Star casting, especially in the West End, is standard practice: putting a ‘name’ above the title is perceived to be good for box office, encouraging the undecided to invest in seeing a show because of the familiarity and/or perceived endorsement of that star. When this happens, you have to trust that the creative team have also agreed the star is up to the job.
Many will have earned their theatrical stripes in the past, and the theatre represents a homecoming: at the top of the acting tree of life, Ian McKellen will celebrate his 80th birthday in style and pomp, not by a prestigious West End run like his recent King Lear, but by touring a solo show to 80 London and regional theatres – a literal giving back to theatres that have given him so much.
But that kind of payback isn’t purely selfless (though in McKellen’s case, he’s donating profits from each stop to a different charity), but part of a journey that made them the actors they are today. It’s a return to their roots; and its always an inspiring fact that British screen “star” actors such as Ralph Fiennes (currently in Antony and Cleopatra at the National), Kit Harington (about to open in True West) and Tom Hiddleston (soon to appear in Betrayal as part of the Pinter at the Pinter season) keep coming back to the stage.
Then there are the American and Australian film stars who also have theatre in their blood, such as Gillian Anderson (soon in All About Eve), Cate Blanchett (coming to the National in When We Have Sufficiently Tortured Each Other) and Sally Field (who will star in All My Sons at the Old Vic in April).
‘The waves of adoration from the fans in the audience was palpable, cheering her entrance and every subsequent move’
What we aren’t particularly good at any more, though, is creating ‘theatre stars’ in and of themselves. Even actors such as Judi Dench, Felicity Kendal and Penelope Keith had to earn their celebrity status via TV sitcoms, not principally for their stage work. One exception is Mark Rylance, whose stage celebrity led to him being properly embraced by the cinema, leading to an Oscar for Spielberg’s Bridge of Spies.
In the last week, I’ve seen two homegrown musical theatre stars who are forging big fan followings. Carrie Hope Fletcher has been around for a long time – she was a child actor in shows such as Les Miserables, Chitty Chitty Bang Bang and Mary Poppins in the early noughties, before graduating to adult roles in the first two of those (she swapped Young Eponine for the older version in Les Mis and swapped Jemima Potts for Truly Scrumptious in Chitty), the tour of The Addams Family and most recently Heathers.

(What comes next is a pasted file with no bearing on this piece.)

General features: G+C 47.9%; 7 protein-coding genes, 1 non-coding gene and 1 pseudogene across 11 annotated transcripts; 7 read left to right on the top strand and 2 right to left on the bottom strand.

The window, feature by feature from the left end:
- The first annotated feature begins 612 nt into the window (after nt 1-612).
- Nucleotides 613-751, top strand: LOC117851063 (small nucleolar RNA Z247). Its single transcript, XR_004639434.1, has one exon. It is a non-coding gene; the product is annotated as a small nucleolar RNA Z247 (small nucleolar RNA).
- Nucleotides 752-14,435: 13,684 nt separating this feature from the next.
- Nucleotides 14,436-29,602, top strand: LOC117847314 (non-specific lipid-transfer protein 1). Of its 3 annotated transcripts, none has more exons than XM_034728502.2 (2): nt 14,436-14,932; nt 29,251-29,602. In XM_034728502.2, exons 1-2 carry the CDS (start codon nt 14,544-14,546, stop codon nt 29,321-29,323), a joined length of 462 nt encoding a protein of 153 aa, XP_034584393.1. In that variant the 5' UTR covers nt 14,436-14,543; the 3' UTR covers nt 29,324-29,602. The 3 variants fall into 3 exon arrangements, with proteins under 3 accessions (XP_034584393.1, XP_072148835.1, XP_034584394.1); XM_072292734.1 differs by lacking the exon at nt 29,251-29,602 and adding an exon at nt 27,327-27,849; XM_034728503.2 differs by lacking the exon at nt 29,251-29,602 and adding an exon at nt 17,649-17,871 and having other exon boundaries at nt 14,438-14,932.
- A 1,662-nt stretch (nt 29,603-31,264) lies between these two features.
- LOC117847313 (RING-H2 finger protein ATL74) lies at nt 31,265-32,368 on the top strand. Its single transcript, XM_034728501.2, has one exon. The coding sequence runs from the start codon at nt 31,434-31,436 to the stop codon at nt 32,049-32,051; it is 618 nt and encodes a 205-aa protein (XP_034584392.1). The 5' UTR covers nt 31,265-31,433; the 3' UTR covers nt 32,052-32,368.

When I finally caught this cult musical on the last Saturday matinee of its run at the Haymarket, the waves of adoration from the fans in the audience was palpable, cheering her entrance and every subsequent move. There were times when it felt actively disruptive to the flow of the show, but, too much cheering of Carrie meant the character of Veronica, who she was playing, got lost in the mix. Her following has partly been cultivated via her extensive social media network, whether via YouTube or Twitter, but all credit to her for putting that work in and duly reaping the rewards.
Even more impressive has been the trajectory of Killian Donnelly, an Irish-born former amdram singer who came to London without a job, auditioned for and winning a role in the ensemble of Les Miserables. He served a substantial apprenticeship in that show before graduating to the role of Enjolras in his third year. He followed it with stints in The Phantom of the Opera (as Raoul) and Billy Elliot (as Tony, Billy’s older brother), before starting a run of leading roles in The Commitments, Memphis, Kinky Boots and a return to Les Miserables (this time as Valjean, first in the West End and now in the new national tour).
Last weekend he concluded the first touring date of Les Miserables in Leicester; next week, it goes on to Dublin. Instead of taking a week off, he came back to London last Sunday – and returned to Kinky Boots the next day. It is 18 months since he last did it on Broadway – but after a run-through during the day on Monday, he was back in the show that evening and on the next two nights, it was filmed live in front of the audience for subsequent cinema distribution and HBO broadcast.
I was at the Tuesday filming – and it was amazing once again to see both Donnelly and his Olivier-winning co-star Matt Henry reunited. Their reignited rapport was palpable; it may have been slightly strange to see Donnelly’s Charlie Price with a beard (a hold-over from his Valjean in Les Mis), but there was also a really moving new maturity to both actors. Henry has since become an MBE and a father. Donnelly has been to Broadway and back.
Donnelly is a proper, fully-fledged leading man now – a natural successor to Michael Ball in the richness and bearing of his voice (his rendition of The Soul of a Man brought shivers to my spine), but also a tremendous actor, with an everyman quality that makes him utterly relatable. He is, in my opinion, the best leading man in musicals we now have.
It’s the same spellbinding quality that marks out Simon Russell Beale, another of our finest contemporary actors, whose career has largely been forged in the theatre: an ordinary man made extraordinary by the intimacy and rapport he can establish onstage. And he’s our greatest leading stage actor as a result.